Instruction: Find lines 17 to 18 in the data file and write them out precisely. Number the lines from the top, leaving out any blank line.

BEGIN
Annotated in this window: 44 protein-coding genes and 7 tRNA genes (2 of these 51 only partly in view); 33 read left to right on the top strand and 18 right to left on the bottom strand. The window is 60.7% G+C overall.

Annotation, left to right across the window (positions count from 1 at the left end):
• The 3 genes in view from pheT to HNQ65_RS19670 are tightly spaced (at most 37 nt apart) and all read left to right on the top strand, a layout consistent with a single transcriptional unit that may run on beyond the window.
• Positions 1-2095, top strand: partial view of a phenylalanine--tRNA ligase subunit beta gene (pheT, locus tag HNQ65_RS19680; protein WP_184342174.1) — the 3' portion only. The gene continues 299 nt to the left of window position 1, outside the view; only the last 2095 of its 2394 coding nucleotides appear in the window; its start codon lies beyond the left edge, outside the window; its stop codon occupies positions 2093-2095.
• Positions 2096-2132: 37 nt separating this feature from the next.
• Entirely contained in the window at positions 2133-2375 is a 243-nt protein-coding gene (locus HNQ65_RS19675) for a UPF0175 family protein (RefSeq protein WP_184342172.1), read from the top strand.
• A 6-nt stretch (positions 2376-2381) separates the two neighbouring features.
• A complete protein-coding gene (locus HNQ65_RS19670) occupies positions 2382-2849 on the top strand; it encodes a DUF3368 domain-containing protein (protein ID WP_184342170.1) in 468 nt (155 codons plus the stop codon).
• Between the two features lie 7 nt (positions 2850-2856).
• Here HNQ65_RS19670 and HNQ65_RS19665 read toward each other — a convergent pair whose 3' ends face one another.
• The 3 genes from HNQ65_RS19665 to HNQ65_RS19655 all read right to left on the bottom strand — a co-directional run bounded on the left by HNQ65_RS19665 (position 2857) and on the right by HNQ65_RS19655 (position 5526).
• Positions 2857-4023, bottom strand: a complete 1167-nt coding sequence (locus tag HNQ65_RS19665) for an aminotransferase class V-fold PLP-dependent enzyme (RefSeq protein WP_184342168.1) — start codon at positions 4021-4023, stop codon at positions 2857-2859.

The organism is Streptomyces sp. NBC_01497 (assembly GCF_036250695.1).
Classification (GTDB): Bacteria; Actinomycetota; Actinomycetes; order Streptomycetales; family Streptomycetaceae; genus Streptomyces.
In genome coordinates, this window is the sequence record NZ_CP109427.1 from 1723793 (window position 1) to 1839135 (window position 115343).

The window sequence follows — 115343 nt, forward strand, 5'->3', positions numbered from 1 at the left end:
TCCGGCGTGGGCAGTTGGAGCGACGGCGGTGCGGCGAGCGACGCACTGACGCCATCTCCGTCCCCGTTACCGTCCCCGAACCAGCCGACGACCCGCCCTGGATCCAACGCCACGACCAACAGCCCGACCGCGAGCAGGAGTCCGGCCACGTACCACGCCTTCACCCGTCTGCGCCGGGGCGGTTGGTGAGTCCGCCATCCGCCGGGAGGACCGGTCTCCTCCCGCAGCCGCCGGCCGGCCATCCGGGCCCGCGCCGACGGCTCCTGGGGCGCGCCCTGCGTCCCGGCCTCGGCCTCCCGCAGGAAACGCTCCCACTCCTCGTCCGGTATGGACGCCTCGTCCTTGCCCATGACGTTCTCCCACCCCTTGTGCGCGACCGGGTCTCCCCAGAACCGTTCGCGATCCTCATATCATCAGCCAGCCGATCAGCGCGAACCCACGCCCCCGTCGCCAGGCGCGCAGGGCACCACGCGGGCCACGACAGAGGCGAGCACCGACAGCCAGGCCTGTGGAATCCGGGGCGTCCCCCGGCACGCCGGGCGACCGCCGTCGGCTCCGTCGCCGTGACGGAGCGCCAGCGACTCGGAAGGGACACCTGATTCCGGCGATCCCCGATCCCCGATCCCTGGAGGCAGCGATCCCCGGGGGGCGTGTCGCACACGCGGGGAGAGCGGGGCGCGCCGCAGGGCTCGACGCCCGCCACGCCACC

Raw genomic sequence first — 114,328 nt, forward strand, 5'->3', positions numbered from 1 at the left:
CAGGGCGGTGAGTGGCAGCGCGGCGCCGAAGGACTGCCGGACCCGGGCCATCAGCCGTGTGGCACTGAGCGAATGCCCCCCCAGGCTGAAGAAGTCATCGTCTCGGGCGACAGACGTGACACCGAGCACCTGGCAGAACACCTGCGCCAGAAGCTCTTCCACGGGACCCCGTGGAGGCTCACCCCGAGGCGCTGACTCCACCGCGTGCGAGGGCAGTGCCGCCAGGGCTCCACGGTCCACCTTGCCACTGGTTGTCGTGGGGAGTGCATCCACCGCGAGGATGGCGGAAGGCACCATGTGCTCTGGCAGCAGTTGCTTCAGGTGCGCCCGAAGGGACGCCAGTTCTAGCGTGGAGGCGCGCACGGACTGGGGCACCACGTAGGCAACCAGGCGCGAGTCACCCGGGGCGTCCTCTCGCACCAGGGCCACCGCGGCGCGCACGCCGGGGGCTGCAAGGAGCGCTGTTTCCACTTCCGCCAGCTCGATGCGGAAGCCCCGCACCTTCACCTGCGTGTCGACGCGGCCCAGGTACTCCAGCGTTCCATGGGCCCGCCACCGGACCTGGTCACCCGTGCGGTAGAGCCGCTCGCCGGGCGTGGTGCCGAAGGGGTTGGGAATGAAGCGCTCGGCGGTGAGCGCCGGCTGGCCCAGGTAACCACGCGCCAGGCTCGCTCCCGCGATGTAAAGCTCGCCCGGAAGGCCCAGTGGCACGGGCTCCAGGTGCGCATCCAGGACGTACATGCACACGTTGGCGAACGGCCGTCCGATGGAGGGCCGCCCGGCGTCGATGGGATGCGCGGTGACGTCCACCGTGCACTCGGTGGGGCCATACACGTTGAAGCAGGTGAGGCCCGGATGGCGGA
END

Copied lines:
TCCGGCGTGGGCAGTTGGAGCGACGGCGGTGCGGCGAGCGACGCACTGACGCCATCTCCGTCCCCGTTACCGTCCCCGAACCAGCCGACGACCCGCCCTGGATCCAACGCCACGACCAACAGCCCGACCGCGAGCAGGAGTCCGGCCACGTACCACGCCTTCACCCGTCTGCGCCGGGGCGGTTGGTGAGTCCGCCATCCGCCGGGAGGACCGGTCTCCTCCCGCAGCCGCCGGCCGGCCATCCGGGCCCGCGCCGACGGCTCCTGGGGCGCGCCCTGCGTCCCGGCCTCGGCCTCCCGCAGGAAACGCTCCCACTCCTCGTCCGGTATGGACGCCTCGTCCTTGCCCATGACGTTCTCCCACCCCTTGTGCGCGACCGGGTCTCCCCAGAACCGTTCGCGATCCTCATATCATCAGCCAGCCGATCAGCGCGAACCCACGCCCCCGTCGCCAGGCGCGCAGGGCACCACGCGGGCCACGACAGAGGCGAGCACCGACAGCCAGGCCTGTGGAATCCGGGGCGTCCCCCGGCACGCCGGGCGACCGCCGTCGGCTCCGTCGCCGTGACGGAGCGCCAGCGACTCGGAAGGGACACCTGATTCCGGCGATCCCCGATCCCCGATCCCTGGAGGCAGCGATCCCCGGGGGGCGTGTCGCACACGCGGGGAGAGCGGGGCGCGCCGCAGGGCTCGACGCCCGCCACGCCACC

Raw genomic sequence first — 114,328 nt, forward strand, 5'->3', positions numbered from 1 at the left: